Simple, direct! Haiku poetry began in the thirteenth century and has gained momentum recently. I wrote many of these poems during my daily walks—the words, the themes and imagines came. I beat out the rhythm of the syllables with my fingers like my students did so many years ago, ran home and jotted them down before I forgot them.
How about you? Three simple lines to describe something specific in your world! If you craft one, share it with me. I’d love to know I’m still a teacher of haiku! To make a comment and/or share your haiku, scroll down below the following information.
Change is the only constant we can depend upon. Before the coronavirus pandemic, the consistent year-after-year happenings lulled me into complacency, making me believe 2020 would be a duplicate of 2019, a little different but with unknown adventures and a lot of the same ole same ole!
As you know, 2020 and even the first quarter of 2021 have been grueling. I now look at the world and my past as pre-coronavirus and post-coronavirus. I’ve had over a year to labor long and hard over how I would allow this to affect me. Many others in the world have pondered this too.
By now, you know me—a poem is brewing!
Growth and the Coronavirus Pandemic
April 18, 2021
Growth and 2020 in the same sentence
Seems like an oxymoron.
The worst year of my life
I faced it
I worked through it
Often I succumbed to outrageous emotions
Then heartwarming feelings
And went on.
So as I evaluate what happened,
I can say,
“Yes, I grew! I’ve changed!”
Like so many of you.
Forced to stay at home, isolated
I stopped my hectic schedule
I listened to life
I embraced nature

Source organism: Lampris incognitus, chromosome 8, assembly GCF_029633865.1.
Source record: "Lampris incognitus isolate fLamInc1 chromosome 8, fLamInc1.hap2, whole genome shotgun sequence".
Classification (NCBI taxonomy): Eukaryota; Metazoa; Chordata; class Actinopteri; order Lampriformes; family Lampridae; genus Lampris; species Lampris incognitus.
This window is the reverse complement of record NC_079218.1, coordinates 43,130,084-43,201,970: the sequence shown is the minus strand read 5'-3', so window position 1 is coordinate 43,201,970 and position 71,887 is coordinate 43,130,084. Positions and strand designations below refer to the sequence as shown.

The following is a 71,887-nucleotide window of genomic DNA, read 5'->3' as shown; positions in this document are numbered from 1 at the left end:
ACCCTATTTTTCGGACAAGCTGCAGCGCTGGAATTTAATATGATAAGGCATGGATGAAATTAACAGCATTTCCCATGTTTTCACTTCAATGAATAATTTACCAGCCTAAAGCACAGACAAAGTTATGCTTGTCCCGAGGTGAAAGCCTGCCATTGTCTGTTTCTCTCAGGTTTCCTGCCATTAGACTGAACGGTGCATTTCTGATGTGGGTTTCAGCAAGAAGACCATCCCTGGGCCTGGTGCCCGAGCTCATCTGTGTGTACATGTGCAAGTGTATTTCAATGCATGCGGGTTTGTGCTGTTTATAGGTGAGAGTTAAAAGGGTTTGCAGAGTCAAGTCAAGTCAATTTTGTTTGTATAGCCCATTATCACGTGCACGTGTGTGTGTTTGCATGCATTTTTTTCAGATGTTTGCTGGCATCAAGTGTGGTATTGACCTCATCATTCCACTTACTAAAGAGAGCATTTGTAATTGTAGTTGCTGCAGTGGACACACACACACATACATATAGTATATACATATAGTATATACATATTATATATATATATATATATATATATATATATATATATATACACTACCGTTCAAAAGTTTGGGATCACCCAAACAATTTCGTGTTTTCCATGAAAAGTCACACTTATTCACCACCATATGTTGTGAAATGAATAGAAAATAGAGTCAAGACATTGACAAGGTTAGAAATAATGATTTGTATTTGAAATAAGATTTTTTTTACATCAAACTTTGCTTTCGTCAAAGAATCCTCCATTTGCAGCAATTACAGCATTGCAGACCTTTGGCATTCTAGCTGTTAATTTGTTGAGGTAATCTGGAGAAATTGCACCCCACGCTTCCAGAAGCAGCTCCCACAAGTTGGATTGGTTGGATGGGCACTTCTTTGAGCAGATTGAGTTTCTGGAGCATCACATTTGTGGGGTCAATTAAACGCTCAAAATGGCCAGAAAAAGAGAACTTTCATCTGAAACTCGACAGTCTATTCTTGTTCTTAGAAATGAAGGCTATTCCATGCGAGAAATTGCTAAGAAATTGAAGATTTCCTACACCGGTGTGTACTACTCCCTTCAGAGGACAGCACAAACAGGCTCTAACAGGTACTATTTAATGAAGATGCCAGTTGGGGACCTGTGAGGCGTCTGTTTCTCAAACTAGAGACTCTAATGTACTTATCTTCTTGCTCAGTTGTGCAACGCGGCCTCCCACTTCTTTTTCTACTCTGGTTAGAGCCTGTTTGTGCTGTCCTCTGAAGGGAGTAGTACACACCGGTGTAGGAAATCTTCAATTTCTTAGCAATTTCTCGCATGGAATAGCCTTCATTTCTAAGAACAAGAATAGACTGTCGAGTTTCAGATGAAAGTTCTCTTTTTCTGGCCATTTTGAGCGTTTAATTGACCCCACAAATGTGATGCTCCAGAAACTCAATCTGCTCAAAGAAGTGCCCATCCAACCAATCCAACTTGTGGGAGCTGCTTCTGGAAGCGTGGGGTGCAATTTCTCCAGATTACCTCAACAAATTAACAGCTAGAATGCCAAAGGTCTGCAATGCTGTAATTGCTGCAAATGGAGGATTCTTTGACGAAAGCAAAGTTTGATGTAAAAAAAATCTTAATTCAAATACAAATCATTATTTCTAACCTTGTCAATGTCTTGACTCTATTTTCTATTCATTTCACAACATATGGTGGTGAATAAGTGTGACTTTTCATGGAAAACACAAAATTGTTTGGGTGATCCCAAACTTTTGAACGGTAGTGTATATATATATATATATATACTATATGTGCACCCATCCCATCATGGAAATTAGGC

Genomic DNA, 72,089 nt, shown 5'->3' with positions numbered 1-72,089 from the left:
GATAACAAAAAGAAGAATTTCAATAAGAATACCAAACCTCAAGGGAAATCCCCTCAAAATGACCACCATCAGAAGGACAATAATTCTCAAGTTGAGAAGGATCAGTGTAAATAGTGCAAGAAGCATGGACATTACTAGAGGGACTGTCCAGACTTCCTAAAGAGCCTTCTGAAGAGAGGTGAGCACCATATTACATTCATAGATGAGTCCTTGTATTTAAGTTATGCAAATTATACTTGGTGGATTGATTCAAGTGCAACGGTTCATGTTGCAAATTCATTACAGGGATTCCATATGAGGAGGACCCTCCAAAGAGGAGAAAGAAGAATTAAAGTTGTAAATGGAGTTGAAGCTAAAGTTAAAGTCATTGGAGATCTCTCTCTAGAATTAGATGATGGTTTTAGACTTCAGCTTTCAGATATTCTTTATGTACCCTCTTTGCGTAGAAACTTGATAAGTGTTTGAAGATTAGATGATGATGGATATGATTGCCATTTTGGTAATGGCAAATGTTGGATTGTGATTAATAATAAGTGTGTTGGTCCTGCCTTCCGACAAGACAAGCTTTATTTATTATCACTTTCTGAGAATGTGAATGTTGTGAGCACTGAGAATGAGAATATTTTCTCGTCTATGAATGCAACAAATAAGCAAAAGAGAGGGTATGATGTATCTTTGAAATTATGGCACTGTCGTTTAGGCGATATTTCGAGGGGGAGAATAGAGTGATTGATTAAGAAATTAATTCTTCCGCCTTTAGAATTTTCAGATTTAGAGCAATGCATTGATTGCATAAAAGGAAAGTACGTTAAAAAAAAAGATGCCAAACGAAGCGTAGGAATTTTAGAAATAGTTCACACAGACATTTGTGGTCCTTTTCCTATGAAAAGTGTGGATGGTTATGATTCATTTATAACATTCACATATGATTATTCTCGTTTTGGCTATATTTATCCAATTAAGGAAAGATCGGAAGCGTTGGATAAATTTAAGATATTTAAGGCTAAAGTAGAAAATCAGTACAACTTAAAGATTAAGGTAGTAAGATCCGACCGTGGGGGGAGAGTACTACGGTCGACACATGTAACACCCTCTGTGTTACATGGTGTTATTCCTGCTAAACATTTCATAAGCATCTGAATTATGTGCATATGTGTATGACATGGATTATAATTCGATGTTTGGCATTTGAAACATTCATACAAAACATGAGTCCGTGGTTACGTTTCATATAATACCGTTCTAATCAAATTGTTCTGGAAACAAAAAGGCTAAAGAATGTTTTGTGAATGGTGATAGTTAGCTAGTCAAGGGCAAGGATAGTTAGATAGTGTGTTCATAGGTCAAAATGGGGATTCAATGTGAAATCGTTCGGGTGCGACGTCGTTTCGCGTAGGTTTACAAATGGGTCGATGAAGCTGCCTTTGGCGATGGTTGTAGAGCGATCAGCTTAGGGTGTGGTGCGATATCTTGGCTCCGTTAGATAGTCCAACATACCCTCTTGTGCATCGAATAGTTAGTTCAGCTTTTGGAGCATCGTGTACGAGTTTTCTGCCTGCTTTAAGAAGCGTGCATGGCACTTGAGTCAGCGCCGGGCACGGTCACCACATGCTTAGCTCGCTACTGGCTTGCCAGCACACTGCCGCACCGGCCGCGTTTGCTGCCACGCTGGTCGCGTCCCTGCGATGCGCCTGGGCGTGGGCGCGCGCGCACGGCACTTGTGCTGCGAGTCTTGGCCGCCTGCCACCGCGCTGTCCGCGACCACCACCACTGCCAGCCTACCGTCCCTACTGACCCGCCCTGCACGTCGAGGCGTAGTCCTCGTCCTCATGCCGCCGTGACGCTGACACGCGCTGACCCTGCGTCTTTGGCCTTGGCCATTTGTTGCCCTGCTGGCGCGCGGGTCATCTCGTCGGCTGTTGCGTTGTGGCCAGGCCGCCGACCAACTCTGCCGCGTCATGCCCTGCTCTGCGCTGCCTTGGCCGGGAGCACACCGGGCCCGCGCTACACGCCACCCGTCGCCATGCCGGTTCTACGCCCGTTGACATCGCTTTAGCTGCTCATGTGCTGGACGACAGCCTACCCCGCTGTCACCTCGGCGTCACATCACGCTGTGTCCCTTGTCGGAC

In a deeper way
I met me,
In a fresh way!
Yes, nature became the conduit of healing
Lin’s luscious garden
Birds attracted to his many feeders
Jesse, my cat, and
His allegiance to me and our routine.
A daily walk
Which feeds my soul
My God in all of this.
I didn’t want
I didn’t ask
On our country
On our world
So what happened to me? What changed?
I listened to
The meticulous flapping
Of the hummingbirds’ wings
Hovering over bright red penstemon stem.
The hectic dinnertime feeding
At the bird feeders
A storm of color and commotion
The quiet afternoon breezes
Singing through the piñon trees
Bouncing our chimes, creating a heavenly melody.
Yes, it happened.
Did it happen for you?
Let’s focus on the positive change from the pandemic. I found an article, “15 Reasons to Feel Positive about 2020” on the internet.
Topping the list is “Nature is thriving—Sightings of wildlife have increased worldwide and a reduction in air pollution is giving the planet a chance to rejuvenate.” I love that because it coincides with my top idea—many people took up gardening, bird-watching, outdoor activity, and seeking refuge in nature.
Look at how change occurred in our home!
Besides Lin’s gorgeous garden, we connected with nature when we found SpringWatch 2020, a TV show featuring wildlife and nature of Great Britain. Their 2020 version really focused on the effects of the pandemic on wildlife and encouraged people to find solace in nature. Originally SpringWatch airs on the BBC, but we watched it on BritBox.
“Due to the COVID-19 pandemic, the 2020 series, starting on 25 May, did not come from a central base. Instead each presenter appeared from a location near their home, respecting government guidelines on social distancing.”
We thoroughly enjoyed the gorgeous photography, witty story telling from the four main naturalists who hosted each episode. But our favorite part became the Mindfulness Ninety Seconds, where they encouraged the viewers to put down any distraction and simply enjoy the scenery. Then, for ninety seconds, we heard nature sounds and saw beautiful landscapes with a variety of animals. So refreshing!